Tokin’ with Tolbert: Chocolate takes over at the Hemp & Cannabis career fair

Cannabis has become an integral part of the Colorado community. As resourceful entrepreneurs continue to make their way to the Mile High City with hopes of owning their own businesses, the need for qualified employees has become even more evident.

Cultivated Synergy, a collaborative workspace that brings together cannabis related businesses hosted its’ first biannual Hemp and Cannabis Career Fair in February. The two-day event included
over 25 marijuana business like hemp manufacturers, glassblowers, edible and vape companies, research labs and more who are looking for qualified and passionate people.

Cannbis schedule“The purpose of the career fair is to put the right people in the same room together so that we can grow the industry and continue to move everything forward,” said Cecile Weigle who is the event director at Cultivated Synergy. “A lot of industry meetups are hosted here, educational seminars and monthly events. We also host monthly budtender appreciation night and a handful of other classes to support the community.”

Among the attendees was Binske, a new edible company in Oak Creek, Colorado. They have only been open since November 2016 but is already in 30 dispensaries with only four chocolate bars. But they’re not your average bar.

“The whole thrust of our operation is all organic, all fair trade and we don’t use any preservatives to make a nice luxury product,” said Craig Benson, the director of events and education at Binske. “The four products have a great story behind them. We use Honduran and Peruvian chocolate, which was extinct for over 100 years. There are very few chocolate makers who use this chocolate.”

The bars sale for $22 and has 100 mg extracted oil. Because of the product, Binske targets higher end dispensaries which are popping up more as stores expand into neighborhoods beyond urban areas.

So if you have a knack for making chocolates and other infused products, Binske is certainly a great option. In addition to kitchen staff employees, other positions are also available.

“We need to staff a dispensary, as well as grow our cultivation and extraction departments,” Benson said. “The trick is finding the right, truly qualified person for the particular job.”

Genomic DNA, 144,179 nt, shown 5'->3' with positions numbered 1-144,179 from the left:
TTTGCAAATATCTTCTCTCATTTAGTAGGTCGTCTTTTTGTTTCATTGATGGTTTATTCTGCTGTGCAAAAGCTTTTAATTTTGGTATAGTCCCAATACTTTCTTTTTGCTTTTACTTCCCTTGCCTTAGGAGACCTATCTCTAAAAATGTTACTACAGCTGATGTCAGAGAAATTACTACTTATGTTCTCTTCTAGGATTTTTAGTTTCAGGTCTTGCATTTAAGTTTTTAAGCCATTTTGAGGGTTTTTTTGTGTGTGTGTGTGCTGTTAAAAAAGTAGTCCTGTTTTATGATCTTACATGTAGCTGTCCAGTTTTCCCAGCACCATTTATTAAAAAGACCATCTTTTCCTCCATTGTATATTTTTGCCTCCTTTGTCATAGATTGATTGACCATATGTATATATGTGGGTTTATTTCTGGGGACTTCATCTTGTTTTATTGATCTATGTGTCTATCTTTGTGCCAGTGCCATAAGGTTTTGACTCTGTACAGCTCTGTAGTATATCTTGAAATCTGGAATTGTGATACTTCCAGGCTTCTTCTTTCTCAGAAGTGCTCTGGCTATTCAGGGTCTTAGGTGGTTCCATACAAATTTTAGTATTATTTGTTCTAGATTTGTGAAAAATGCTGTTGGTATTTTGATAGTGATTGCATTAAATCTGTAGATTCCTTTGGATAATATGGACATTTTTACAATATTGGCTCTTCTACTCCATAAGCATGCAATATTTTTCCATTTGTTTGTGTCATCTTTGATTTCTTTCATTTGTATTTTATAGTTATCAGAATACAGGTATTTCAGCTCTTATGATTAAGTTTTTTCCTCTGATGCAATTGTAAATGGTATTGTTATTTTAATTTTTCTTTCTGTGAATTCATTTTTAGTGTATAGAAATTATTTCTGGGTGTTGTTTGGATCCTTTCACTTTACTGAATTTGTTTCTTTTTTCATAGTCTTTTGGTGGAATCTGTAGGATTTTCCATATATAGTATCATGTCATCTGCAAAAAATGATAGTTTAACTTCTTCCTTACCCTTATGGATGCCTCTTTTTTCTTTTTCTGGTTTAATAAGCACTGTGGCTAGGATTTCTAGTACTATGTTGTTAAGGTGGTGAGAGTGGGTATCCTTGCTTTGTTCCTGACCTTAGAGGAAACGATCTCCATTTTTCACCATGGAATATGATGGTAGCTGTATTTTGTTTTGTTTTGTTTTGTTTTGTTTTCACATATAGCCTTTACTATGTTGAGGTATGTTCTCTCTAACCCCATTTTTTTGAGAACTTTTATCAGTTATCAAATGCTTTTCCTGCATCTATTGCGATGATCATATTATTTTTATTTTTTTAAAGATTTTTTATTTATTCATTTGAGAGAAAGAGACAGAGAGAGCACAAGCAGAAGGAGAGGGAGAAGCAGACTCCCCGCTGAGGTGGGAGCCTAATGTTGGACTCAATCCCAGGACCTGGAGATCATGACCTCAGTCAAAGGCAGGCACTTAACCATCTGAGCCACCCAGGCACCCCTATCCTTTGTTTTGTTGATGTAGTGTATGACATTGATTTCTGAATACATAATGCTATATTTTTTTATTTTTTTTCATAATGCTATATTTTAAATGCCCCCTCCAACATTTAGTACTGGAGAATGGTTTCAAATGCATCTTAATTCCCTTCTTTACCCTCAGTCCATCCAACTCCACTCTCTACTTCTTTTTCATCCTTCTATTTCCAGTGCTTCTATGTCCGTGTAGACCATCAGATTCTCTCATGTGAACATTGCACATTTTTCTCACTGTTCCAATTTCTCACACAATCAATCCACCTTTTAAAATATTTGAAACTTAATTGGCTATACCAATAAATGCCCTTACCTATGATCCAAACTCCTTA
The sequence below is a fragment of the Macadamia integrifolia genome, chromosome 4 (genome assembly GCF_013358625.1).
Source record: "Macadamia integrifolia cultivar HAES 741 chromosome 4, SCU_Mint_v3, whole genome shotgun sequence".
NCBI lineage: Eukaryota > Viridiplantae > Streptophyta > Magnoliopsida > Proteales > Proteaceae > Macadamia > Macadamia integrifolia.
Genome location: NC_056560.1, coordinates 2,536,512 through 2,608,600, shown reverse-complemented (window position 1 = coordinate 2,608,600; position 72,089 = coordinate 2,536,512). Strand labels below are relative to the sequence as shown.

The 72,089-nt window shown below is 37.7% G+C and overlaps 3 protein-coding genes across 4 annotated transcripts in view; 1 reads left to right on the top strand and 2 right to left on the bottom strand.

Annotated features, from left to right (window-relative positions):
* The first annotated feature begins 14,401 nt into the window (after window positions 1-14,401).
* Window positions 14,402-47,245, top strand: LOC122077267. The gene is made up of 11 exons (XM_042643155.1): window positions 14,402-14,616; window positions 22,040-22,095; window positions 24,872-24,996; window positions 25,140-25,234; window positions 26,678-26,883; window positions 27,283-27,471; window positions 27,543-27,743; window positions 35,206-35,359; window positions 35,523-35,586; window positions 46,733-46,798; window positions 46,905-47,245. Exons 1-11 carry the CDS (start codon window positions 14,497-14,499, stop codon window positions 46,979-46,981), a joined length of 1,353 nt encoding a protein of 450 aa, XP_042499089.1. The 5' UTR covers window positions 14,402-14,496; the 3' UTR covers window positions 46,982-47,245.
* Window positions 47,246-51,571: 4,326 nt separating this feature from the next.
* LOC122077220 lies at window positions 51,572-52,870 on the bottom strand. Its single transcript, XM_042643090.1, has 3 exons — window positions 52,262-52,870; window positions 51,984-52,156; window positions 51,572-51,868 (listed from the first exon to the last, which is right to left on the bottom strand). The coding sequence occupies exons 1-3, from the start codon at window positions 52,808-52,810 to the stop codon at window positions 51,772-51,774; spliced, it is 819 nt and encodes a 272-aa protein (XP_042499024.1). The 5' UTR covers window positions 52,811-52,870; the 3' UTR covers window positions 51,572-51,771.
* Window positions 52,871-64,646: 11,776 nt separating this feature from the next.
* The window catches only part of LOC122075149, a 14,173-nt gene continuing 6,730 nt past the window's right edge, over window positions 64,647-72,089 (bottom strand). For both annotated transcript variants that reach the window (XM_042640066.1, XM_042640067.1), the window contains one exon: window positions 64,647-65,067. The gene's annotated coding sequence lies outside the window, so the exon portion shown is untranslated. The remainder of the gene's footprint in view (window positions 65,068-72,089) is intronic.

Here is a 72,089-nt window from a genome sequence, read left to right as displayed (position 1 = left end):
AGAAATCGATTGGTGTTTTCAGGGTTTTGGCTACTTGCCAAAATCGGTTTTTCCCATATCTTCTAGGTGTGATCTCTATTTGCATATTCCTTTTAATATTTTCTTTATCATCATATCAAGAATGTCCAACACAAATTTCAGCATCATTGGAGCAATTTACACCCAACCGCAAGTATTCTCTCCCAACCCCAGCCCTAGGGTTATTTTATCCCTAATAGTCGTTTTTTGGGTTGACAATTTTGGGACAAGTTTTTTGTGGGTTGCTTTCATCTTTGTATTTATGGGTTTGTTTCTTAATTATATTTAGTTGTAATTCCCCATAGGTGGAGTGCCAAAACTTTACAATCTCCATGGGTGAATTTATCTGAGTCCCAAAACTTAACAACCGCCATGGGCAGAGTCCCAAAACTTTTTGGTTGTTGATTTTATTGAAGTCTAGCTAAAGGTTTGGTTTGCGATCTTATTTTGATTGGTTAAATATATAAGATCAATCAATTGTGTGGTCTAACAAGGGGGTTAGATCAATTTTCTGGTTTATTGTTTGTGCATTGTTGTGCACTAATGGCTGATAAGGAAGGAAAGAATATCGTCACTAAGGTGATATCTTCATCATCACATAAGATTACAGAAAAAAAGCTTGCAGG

People like Chris Harper, a Missouri native, arrived to Denver that morning with his family in hopes of finding a job in the industry. Harper studied bio chemistry in school and wants to apply his studies to the cannabis field.

“I’ve always had an interest in the molecules that come from plants,” Harper said. “The industry is flourishing but research has still been hampered for a long time. So there’s a lot of cool things to do in the field. Also, my paranoia seems to go away when I’m here.”

Another attendee at the fair was Rino Research, a research company dedicated to studying the medicinal benefits of marijuana. Owner and chemist Trevor Bockness started his company over a year ago a er working as an adjunct professor at CU Denver in chemistry then serving as a consultant in the marijuana industry.

“The people with technical and scientific knowledge wouldn’t enter into this industry, even a year ago,” Bockness said. “We process medical concentrates for dispensaries and other companies. We also do medical cannabis research to provide medicine that is safe and effective all the way from production to consumption. The companies that need to do the research and development aspect didn’t exist last year, and that’s why I’m here.”

Whether you have a passion for science and the chemical properties of plants or a skilled marketer, the cannabis industry has many routes one could take. But if you do make that jump into the world of ganja, be ready to be scrutinized by those who still doubt it as a legitimate profession. That’s when companies and individuals in the field band together to break barriers and misconceptions.

“Our team at Cultivated Synergy really wants to continue to elevate the industry. We know the world is watching so we want to do a good job,” Weigle said. “I think it’s important to build more community, it can be a siloed industry. People can sometimes have a difficult time making authentic connections. We can see from other industries the value of community and learning from each other. It’s not a competition, we want a collaborative energy. Thatt’s really the intention behind our business model.”

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